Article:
I was just reading Al Mohler’s latest blog post entitled A Tale of Two Crises? America, Europe, and Secularism, and I realized that loudmouthed, unbelieving, atheist bullies like Richard Dawkins, Sam Harris, Daniel Dennett, and Christopher Hitchens are steering our country to the cesspools of unbelief, and affecting many impressionable young mean and women.
The fact that a larger proportion of young people are unbelieving in the West is alarming, and those of us who name Christ should join the intellectual fray. While some in the Emergent Church propose we are losing the young because we have not adapted to postmodern thought (and they are right), I have another thesis that needs to come alongside that one – we don’t have enough firebrand intellectuals taking on the atheist and anti-Christian messengers.
We need preachers and public debaters who will fulfill the dictum of the great evangelist John Wesley
Catch on fire with enthusiasm and people will come for miles to watch you burn.
Or as I like to say, people will come to watch a house burn. As a preacher, you need to light yourself on fire (metaphorically speaking!) and go out there and burn!
One of my newly discovered such debaters from history is Clark Braden (1819-1914) who gave over 3000 lectures and engaged in over 130 public debates in his lifetime, defending the faith. This description of both his personality and effectiveness is appealing to me, and should be instructive for all of us who hear the call to ideological battle!
He was endorsed for more than one hundred other debates at which his opponents failed to appear, including “Seventh-dayists,” infidels and Mormons. For more than twenty years it was a standing formula with these errorists, when they challenged for a debate, to condition, “anyone except Braden.“ Some of his opponents, when hard pressed by Mr. Braden, unceremoniously fled from the halls where the discussions were in progress, amid the jeers and hisses of audiences.
His debates and lectures have reached through many States and Provinces of Canada. In April, 1872, Mr. Braden sent a challenge to the great agnostic, Robert G. Ingersoll, to debate in Peoria. When asked by Colonel Wright, “Why do you not accept?” he replied, “I am not such a fool as to debate. He would wear me out.” Mr. Braden’s last public discussion was successfully conducted in his seventy-eighth year.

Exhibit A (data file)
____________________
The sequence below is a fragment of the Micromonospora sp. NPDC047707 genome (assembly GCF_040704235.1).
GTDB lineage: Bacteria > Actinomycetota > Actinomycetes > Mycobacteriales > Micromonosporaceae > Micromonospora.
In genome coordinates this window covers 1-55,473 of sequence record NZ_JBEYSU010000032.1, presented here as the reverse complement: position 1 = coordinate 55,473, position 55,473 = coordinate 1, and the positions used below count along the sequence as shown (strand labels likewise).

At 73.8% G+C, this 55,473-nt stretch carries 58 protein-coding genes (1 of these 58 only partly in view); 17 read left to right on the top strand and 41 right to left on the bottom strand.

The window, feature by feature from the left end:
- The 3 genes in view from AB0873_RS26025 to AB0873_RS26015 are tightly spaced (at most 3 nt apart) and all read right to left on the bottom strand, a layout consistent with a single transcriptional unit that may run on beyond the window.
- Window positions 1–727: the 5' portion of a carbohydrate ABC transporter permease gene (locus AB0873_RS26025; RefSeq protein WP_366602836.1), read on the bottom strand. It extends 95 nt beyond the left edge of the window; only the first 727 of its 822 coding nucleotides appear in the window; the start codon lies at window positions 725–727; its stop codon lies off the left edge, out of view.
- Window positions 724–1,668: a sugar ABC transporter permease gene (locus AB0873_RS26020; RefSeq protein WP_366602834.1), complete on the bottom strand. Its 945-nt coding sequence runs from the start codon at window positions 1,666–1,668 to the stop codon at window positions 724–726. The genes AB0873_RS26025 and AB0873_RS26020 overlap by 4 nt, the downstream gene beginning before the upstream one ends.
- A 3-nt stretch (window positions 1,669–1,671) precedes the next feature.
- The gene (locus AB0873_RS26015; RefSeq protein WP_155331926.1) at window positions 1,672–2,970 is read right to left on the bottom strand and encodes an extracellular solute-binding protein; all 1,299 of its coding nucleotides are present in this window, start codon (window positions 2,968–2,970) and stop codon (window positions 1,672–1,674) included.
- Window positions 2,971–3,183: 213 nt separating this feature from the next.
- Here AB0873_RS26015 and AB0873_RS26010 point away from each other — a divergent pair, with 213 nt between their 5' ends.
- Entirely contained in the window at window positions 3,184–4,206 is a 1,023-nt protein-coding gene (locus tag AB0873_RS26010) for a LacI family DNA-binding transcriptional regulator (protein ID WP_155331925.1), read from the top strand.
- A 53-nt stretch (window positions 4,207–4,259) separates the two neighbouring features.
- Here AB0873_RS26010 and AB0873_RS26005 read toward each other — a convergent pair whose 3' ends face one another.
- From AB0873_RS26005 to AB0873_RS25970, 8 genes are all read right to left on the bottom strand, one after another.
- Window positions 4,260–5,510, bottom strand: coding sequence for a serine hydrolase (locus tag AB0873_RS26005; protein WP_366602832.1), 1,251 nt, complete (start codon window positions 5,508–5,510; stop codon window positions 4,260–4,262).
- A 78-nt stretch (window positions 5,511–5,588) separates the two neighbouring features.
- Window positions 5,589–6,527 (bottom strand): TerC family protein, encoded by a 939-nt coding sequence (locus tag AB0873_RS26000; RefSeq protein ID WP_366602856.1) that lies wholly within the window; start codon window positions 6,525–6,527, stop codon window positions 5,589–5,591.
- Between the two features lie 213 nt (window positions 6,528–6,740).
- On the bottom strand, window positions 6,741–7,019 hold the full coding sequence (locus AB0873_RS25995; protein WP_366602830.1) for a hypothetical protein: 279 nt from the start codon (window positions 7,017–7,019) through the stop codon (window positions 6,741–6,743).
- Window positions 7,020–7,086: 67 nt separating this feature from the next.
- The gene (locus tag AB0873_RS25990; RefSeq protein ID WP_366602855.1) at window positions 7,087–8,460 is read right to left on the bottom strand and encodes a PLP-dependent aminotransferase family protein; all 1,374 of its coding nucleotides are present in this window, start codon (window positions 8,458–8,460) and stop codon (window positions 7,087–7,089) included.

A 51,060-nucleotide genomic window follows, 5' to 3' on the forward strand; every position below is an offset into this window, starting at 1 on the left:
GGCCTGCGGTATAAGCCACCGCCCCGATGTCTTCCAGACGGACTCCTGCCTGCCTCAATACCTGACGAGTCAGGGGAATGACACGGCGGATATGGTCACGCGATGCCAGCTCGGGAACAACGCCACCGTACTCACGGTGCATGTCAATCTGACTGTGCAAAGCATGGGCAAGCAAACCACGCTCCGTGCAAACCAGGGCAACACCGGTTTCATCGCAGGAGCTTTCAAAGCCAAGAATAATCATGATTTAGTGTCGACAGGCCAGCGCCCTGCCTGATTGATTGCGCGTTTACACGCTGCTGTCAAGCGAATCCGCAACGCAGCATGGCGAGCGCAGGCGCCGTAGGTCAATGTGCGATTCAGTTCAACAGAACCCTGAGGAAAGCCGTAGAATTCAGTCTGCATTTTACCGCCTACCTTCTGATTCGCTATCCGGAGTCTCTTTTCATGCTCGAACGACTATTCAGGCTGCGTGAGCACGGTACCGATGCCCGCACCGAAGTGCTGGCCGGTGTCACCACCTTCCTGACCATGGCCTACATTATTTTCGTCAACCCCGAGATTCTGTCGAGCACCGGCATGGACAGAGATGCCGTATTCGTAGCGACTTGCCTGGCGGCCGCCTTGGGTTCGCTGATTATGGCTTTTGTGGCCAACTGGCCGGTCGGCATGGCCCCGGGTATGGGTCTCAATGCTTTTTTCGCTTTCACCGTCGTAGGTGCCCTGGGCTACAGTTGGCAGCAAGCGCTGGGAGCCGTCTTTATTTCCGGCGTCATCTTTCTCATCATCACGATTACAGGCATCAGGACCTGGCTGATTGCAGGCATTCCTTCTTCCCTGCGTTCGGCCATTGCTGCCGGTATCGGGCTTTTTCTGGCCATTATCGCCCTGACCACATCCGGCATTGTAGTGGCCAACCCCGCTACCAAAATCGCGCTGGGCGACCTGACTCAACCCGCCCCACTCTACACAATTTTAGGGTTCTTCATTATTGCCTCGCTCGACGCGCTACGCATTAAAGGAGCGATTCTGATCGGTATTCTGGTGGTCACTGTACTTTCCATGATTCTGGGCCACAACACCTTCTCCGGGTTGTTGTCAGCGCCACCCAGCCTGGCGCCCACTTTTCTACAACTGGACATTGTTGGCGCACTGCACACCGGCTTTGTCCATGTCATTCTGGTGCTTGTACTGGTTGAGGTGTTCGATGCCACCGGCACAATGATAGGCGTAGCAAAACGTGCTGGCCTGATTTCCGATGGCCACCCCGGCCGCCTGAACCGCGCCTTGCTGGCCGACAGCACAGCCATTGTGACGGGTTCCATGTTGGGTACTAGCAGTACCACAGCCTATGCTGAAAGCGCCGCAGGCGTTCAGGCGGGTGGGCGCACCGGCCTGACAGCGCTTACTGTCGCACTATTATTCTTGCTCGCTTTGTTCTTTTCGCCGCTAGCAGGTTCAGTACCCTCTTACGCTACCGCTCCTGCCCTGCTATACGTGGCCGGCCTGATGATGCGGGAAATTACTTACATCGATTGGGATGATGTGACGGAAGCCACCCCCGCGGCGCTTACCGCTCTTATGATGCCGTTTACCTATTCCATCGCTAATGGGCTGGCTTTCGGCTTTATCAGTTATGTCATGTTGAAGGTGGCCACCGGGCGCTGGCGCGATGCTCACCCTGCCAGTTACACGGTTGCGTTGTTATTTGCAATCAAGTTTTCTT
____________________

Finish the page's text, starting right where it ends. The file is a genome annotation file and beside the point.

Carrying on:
A prominent minister declared in a church paper that Mr. Braden, by his assaults upon errors and his earnest advocacy of the truth, had saved the Pacific Coast from a tidal wave of infidelity. Mr. Braden was sometimes criticized for his neglect or disregard of the social amenities of life. However, he was always a companionable man, when he had time. A fine physique has enabled him to do the work of two or three men.
He has been “a crank all his life and grows no better,” for he is now an active advocate of Christian socialism. The storms of eighty years have not cooled the ardor of his love for “the truth as it is in Jesus.” For more than sixty years he has studied, investigated, written, taught and debated, and through these six eventful decades his master aim has been, “Accept the Christ’s teachings, live the Christ life, realize the Christ character.”
The fact is, the old guard of cultural and spiritual warriors, including Falwell, Dobson, Robertson, D. James Kennedy, Graham, and Palau, are near the end of their ministries. I know that there are hundreds of invisible warriors already taking the stage behind them that we have not seen.
But I have a message for those called to fight but not yet preparing themselves. DO IT! I am preaching as much to myself as anyone, but I want to say that the encroachment of the twin, opposite evils of Islamism and militant, anti-religious secular/atheist fundies should offend, frighten, and embolden all Christians to not only be more loving, giving, and Christlike, but more outspoken, more confrontational when heresies and lies arise, and more willing to politely but firmly engage the purveyors of these unbalanced or bogus ideologies, with fervor.
I dunno, maybe I am feeling fanatical tonight. Maybe I am fanatical. But I am incensed, and hear the call to battle in my own spirit. Maybe you hear it too.